3-4 September 2014, Phnom Penh, Cambodia: This conference focused on the key levers for restoring trust in government and building trust by and in the private sector and civil society.
If we are to meet the goal of keeping global warming to 2 degrees, governments need to engage now to get on the right track to achieve zero‑net greenhouse emissions from combustion of fossil fuels in the second half of this century. Given the urgency of doing so, why does our dependence on fossil fuels appear to be unshaken?
We are looking for new and interesting thinking on how policy options in the areas of competition, corporate governance, capital markets and financial services, international investment and foreign bribery can have an impact on our well-being as defined by the OECD's Better Life Initiative.
Cette page contient toutes les informations se rapportant à la mise en oeuvre de la Convention de l’OCDE sur la lutte contre la corruption en Suède.
This self-assessment report looks at South Africa's investment regime in the light of the OECD Codes of Liberalisation and the principle of National Treatment.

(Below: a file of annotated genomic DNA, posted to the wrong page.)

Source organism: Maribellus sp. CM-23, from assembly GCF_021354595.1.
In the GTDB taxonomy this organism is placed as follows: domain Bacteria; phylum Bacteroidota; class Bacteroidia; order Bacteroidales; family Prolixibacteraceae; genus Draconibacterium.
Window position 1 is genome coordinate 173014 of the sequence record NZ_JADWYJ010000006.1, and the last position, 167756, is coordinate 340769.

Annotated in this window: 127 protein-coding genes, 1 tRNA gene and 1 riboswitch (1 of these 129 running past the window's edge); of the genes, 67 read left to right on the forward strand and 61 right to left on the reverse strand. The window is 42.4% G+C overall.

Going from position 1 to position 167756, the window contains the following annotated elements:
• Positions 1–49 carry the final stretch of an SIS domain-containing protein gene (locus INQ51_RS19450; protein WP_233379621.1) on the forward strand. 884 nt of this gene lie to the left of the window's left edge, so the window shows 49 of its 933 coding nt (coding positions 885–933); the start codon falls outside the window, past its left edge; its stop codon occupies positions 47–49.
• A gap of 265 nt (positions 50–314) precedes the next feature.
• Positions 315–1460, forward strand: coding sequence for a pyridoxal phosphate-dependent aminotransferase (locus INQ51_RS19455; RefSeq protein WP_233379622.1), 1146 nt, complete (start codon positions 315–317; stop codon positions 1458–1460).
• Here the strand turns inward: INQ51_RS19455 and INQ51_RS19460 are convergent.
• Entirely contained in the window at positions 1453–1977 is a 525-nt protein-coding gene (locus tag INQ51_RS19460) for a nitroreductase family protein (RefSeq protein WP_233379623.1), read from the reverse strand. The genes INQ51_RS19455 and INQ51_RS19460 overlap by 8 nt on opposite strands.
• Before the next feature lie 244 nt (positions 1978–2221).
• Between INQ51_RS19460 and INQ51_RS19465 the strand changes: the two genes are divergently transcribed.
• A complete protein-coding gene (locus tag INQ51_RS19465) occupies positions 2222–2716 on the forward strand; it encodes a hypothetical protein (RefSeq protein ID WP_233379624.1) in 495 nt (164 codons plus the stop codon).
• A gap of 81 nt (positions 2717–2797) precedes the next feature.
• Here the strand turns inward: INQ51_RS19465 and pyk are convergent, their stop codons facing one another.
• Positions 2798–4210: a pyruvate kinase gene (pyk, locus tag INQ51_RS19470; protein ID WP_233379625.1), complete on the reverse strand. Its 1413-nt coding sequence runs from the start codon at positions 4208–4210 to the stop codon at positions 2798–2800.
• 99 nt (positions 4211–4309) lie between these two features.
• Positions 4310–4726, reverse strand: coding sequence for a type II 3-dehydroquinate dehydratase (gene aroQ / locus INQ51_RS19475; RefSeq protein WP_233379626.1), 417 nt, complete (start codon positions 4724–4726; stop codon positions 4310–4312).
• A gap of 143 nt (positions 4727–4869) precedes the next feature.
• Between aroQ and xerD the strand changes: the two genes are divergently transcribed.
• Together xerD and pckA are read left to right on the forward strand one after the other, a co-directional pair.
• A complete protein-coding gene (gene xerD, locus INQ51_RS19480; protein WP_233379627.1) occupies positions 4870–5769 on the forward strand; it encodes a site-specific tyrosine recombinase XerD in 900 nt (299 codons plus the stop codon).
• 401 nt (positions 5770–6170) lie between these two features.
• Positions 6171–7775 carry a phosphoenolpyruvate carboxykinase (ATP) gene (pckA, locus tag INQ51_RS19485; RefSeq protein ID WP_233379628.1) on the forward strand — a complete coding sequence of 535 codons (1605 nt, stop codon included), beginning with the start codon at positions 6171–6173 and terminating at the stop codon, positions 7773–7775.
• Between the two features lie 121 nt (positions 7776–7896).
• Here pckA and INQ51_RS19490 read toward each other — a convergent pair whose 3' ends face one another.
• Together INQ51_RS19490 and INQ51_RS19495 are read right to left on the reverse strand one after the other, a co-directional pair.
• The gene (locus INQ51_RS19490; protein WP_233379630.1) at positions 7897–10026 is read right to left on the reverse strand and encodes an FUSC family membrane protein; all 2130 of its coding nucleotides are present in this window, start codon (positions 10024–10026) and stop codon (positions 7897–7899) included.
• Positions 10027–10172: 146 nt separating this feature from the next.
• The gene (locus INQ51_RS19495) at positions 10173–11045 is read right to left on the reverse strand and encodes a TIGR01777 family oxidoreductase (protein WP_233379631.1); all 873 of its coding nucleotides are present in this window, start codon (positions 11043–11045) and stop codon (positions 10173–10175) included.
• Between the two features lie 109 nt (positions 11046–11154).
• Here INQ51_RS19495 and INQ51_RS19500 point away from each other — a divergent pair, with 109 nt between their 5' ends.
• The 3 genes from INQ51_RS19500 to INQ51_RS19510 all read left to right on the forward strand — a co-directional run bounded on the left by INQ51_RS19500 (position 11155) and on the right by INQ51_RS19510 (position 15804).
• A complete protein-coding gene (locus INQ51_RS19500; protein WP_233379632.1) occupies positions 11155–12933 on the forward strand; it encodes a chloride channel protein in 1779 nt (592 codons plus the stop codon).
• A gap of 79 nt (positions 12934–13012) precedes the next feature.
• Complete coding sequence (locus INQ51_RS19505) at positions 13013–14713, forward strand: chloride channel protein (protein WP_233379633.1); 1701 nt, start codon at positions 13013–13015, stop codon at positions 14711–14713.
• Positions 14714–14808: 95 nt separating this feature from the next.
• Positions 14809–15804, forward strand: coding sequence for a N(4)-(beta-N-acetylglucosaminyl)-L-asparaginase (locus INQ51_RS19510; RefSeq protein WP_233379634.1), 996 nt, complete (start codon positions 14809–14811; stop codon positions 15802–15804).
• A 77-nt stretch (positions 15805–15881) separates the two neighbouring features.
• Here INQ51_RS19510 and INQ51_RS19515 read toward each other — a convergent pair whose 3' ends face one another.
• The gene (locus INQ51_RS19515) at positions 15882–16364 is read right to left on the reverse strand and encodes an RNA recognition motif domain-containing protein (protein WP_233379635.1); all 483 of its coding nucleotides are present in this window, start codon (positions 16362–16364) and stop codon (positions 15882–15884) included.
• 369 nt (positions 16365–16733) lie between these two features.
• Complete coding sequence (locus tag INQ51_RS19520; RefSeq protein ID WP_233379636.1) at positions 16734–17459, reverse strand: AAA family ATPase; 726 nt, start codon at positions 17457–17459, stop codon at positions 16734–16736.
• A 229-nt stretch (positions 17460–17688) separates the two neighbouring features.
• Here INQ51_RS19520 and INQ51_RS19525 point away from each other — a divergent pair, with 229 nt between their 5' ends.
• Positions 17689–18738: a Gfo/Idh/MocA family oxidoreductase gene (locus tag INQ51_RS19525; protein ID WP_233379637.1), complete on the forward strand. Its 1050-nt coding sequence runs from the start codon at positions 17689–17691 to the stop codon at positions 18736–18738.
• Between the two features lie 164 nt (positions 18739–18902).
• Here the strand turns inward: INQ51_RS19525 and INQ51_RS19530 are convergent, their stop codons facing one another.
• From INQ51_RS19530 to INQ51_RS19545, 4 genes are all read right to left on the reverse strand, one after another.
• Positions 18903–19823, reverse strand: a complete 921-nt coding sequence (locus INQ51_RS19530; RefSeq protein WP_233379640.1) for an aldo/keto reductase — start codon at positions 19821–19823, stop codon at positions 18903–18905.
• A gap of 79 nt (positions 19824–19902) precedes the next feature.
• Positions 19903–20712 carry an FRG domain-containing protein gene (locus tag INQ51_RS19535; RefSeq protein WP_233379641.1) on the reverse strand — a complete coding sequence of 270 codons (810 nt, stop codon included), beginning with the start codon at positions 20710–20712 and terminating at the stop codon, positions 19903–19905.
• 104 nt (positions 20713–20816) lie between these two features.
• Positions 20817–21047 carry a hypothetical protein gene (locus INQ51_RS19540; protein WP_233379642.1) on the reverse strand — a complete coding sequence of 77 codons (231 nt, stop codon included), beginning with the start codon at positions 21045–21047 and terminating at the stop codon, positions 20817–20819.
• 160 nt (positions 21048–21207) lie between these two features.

Cette page contient toutes les informations se rapportant à la mise en oeuvre de la Convention de l’OCDE sur la lutte contre la corruption en Hongrie
This page lists OECD investment policy tools intended to help governments interested in creating an attractive investment environment and in enhancing the development benefits of investment to society.
La série des documents de travail sur l’investissement international, qui portent notamment sur les politiques et tendances ainsi que sur les implications plus larges de l’activité des entreprises multinationales, est destinée à mettre à la disposition d’un large lectorat un certain nombre d’études
This paper examines shareholder claims for reflective loss under investment treaties in light of comparative analysis of advanced systems of corporate law; considers the impact of allowing shareholder claims for reflective loss on key characteristics of the business corporation; and explores possible responses by different categories of investors to the availability of shareholder claims for reflective loss under investment treaties.
Investment treaties are often thought to be silent on investors’ responsibilities to host societies and on their contributions to sustainable development. This paper establishes a factual and statistical basis for understanding the relationship between investment treaty law and governments’ ability to advance the sustainable development agenda and promote responsible business conduct.